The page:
By the Light of the Silvery Moon
I recently read two articles which I found fascinating: in the first, I discovered that the earth once had two moons. The smaller one crashed into the larger one, about 4 million years ago (long before the rise of human beings on the planet), giving us just one silvery moon to spoon by.
The splat happened in slow motion--the smaller, sister moon took about 10 minutes to completely crash into the larger moon that we see in the sky above us, today. The small sister moon was travelling at about 5000 miles per hour (about 8047 kilometers per hour); still, with a massive 600-mile-wide (about 965 -kilometer-wide) sphere to absorb, our big moon took some time to digest it!
What we ended up with is a single, lopsided moon in the sky; the moon got hit with a pie about 4 million years ago, and that accounts for the man in the moon's silly grin.
The back half of the moon took the splatter; our moon got hit with the pie in the back of the head!
The earth is unique in our solar system for having only one moon. Venus and Mercury have none; Mars, two--even little old Pluto, who is now a "dwarf planet", has four; Jupiter and Saturn have more than sixty moons each.
The other article that struck me stated that Neil Armstrong, who was born on August 5, 1930, is 81 years old.
Imagine that! The first man to set foot on the moon is now in the 8th decade of his life! And I remember when this man was young, and a hero to millions upon millions of people; he stepped onto the moon, saying "One small step for man, one great step for mankind." We loved him for that sentiment. In those days, it seemed like just the beginning of a new era--the space age. We seemed to be on the cusp of untold discoveries of our universe. It opened up worlds upon worlds to us; that a man could travel beyond the boundaries of our world, and come home safe and sound.
We looked diligently for other intelligent life out there; we didn't feel we were alone. The SETA program took off--and many conscientious scientists spent their lives, out in the desert, sending a powerful radio signal into space, and listening for an answer.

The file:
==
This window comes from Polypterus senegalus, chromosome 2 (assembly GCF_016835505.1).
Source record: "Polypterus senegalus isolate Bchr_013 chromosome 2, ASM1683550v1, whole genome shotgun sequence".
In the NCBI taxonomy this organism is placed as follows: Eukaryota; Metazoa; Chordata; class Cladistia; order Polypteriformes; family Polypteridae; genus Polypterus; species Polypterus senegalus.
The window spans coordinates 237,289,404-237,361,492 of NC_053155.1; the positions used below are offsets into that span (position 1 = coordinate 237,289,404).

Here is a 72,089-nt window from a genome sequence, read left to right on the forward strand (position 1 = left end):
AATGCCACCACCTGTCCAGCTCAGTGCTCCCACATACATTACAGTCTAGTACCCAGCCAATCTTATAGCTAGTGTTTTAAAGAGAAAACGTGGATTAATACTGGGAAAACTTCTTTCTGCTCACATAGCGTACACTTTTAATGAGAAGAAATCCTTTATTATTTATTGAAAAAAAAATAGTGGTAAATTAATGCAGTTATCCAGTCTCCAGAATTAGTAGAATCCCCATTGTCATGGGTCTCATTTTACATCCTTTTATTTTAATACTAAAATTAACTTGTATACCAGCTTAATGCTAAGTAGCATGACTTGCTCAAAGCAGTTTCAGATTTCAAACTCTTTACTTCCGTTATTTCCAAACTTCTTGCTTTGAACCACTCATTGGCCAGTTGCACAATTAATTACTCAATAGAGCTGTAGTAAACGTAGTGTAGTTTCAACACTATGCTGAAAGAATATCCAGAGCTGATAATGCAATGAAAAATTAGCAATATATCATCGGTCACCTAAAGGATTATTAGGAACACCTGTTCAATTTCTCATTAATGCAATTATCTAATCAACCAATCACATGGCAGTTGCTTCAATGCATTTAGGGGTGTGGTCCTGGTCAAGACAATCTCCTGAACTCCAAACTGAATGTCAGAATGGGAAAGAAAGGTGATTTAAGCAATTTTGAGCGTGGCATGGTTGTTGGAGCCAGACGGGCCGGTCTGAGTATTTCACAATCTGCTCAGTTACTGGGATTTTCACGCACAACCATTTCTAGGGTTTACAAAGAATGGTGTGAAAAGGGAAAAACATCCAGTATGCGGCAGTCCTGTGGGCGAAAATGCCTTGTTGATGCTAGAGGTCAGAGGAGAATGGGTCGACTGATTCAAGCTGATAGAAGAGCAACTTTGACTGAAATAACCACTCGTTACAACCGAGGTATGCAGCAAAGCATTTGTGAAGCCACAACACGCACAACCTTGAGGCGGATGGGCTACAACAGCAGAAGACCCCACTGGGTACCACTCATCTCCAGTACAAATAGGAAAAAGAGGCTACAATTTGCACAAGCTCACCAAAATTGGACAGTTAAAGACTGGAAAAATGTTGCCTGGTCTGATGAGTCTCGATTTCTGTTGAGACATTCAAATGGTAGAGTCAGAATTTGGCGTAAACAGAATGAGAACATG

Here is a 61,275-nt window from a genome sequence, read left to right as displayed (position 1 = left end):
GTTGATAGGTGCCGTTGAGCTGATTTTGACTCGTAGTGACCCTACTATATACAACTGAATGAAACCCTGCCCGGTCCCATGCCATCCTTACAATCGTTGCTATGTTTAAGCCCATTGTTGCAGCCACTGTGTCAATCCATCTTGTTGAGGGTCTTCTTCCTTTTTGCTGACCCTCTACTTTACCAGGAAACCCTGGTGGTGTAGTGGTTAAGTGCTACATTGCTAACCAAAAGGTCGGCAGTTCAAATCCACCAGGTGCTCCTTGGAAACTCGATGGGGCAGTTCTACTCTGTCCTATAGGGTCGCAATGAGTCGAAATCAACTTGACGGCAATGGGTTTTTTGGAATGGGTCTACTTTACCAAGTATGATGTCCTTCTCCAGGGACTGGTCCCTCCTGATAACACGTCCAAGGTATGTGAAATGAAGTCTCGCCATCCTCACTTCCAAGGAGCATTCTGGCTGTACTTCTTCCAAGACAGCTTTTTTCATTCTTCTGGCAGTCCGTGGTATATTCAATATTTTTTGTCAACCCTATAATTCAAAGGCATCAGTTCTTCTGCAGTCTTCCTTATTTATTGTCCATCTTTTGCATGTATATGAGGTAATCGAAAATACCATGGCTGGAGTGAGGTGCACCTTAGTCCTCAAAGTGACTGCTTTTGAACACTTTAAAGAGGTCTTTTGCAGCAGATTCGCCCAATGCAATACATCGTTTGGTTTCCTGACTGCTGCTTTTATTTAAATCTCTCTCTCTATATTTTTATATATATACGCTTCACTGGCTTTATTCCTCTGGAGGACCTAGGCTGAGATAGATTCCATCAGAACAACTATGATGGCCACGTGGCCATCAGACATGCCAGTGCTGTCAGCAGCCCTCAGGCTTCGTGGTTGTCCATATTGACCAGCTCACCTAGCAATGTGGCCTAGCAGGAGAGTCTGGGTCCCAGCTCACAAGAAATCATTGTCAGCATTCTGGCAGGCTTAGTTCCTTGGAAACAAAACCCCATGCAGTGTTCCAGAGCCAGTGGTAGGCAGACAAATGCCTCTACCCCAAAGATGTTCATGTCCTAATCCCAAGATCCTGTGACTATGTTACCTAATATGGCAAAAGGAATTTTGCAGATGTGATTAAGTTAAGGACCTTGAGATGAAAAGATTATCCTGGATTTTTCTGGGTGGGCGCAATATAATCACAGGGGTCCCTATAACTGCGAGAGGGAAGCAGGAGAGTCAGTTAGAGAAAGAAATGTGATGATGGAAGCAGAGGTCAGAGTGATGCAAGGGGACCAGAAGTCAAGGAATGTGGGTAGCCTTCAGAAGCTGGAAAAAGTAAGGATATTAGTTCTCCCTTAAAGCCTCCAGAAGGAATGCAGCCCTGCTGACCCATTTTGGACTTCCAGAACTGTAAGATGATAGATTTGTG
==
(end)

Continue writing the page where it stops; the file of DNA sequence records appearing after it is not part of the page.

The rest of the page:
We built rocket ships that went to Mars. We set up a space station; we built a space shuttle. We sent the Hubble telescope out into deep space, to explore the universe.
There was hope of undreamed of things; untold things in a universe of marvels, that we could begin to open. What we found was not immediately profitable, and the cost of space exploration was prohibitive.
We've had to practically abandon our quest into outer space and our exploration of the space frontier, for now at least. It costs too much, and there isn't enough of a return on the investment. We've found nothing exploitable; however, some new technological advances have arisen from our wish to seek new horizons beyond the earth. We've learned things about gravity, and the lack of it. We've sent probes around Jupiter, Saturn, Mars...we've got pictures from other galaxies, thanks to the Hubble space telescope. We've learned a lot. Science took a quantum leap forward, and I mean that literally, once space exploration began. We discovered new models for both the macro-universe and the micro-universe.
It seems that door of space exploration, which had just started to inch open in my youth, is now closing once again, and we had just begun.
It made sense that we began with the moon. It's the closest object to us in space; we are friends with it; it travels with us around the sun. The moon is the earth's traveling companion. When we went there, we didn't know for sure what we would find. We collected specimens of moon rocks, and that's all there seemed to be there--rocks. Plain, ordinary rocks.
Those rocks from the moon were plain, ordinary rocks. They were composed of basalt (the product of volcanic action); the rare elements contained in them were some traces of anorthite, titanium, and a completely new mineral "armalcolite", named after the first astronauts on the moon: Armstrong, Aldrin, and Colins.
It costs about $100,000 per pound to put something on the moon. If Neil Armstrong weighed 200 pounds, he was the $20-million-dollar man in the moon.
We discovered things we already had postulated: There was very little atmosphere on the moon, and no water. The moon has no plate tectonics, though it does have a core and a mantle, similar to Earth.
And all that expensive technology; those brilliant people inventing brilliant (but EXPENSIVE) ways to defeat Earth's gravity, to plot a path there and back, to protect the vehicle from solar radiation, to deal with zero gravity conditions, to deal with airless conditions; all that--for a bunch of rocks. It might not have seemed worth it, except that the United States was in a space race, at the time. More testosterone around the boardroom table!
The space station costs $100 billion dollars. That's right. $100 billion dollars. Scientists have said, bluntly, "It serves no scientific purpose whatsoever. It is a station to nowhere."
The next scheduled flight to the moon is in 2020, over 50 years after the first flight, which took place on July 20, 1969. It might not happen, even then. President Obama has put several elements of the space program on hold, in the light of the current budget situations.
In the meantime, we still have the light of the silvery moon...so let's spoon away, and let outer space be a mystery, while we develop our inner spaces.
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